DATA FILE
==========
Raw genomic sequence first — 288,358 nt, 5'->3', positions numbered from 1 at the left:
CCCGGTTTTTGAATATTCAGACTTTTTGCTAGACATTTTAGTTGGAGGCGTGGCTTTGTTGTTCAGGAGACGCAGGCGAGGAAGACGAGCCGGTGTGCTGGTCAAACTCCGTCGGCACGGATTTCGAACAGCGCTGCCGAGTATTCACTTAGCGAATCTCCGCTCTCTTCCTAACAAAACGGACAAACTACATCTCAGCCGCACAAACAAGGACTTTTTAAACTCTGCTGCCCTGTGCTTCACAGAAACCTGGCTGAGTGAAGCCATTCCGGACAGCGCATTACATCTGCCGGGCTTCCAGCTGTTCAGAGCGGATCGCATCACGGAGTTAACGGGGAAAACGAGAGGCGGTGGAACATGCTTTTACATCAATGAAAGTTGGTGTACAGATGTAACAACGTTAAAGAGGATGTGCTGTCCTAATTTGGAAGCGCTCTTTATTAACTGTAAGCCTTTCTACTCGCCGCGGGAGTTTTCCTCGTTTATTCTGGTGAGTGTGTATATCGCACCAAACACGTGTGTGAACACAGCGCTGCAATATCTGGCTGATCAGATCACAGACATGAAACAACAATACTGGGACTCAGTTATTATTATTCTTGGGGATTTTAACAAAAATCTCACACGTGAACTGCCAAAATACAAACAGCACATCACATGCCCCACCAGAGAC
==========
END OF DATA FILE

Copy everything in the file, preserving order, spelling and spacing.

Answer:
Raw genomic sequence first — 288,358 nt, 5'->3', positions numbered from 1 at the left:
CCCGGTTTTTGAATATTCAGACTTTTTGCTAGACATTTTAGTTGGAGGCGTGGCTTTGTTGTTCAGGAGACGCAGGCGAGGAAGACGAGCCGGTGTGCTGGTCAAACTCCGTCGGCACGGATTTCGAACAGCGCTGCCGAGTATTCACTTAGCGAATCTCCGCTCTCTTCCTAACAAAACGGACAAACTACATCTCAGCCGCACAAACAAGGACTTTTTAAACTCTGCTGCCCTGTGCTTCACAGAAACCTGGCTGAGTGAAGCCATTCCGGACAGCGCATTACATCTGCCGGGCTTCCAGCTGTTCAGAGCGGATCGCATCACGGAGTTAACGGGGAAAACGAGAGGCGGTGGAACATGCTTTTACATCAATGAAAGTTGGTGTACAGATGTAACAACGTTAAAGAGGATGTGCTGTCCTAATTTGGAAGCGCTCTTTATTAACTGTAAGCCTTTCTACTCGCCGCGGGAGTTTTCCTCGTTTATTCTGGTGAGTGTGTATATCGCACCAAACACGTGTGTGAACACAGCGCTGCAATATCTGGCTGATCAGATCACAGACATGAAACAACAATACTGGGACTCAGTTATTATTATTCTTGGGGATTTTAACAAAAATCTCACACGTGAACTGCCAAAATACAAACAGCACATCACATGCCCCACCAGAGAC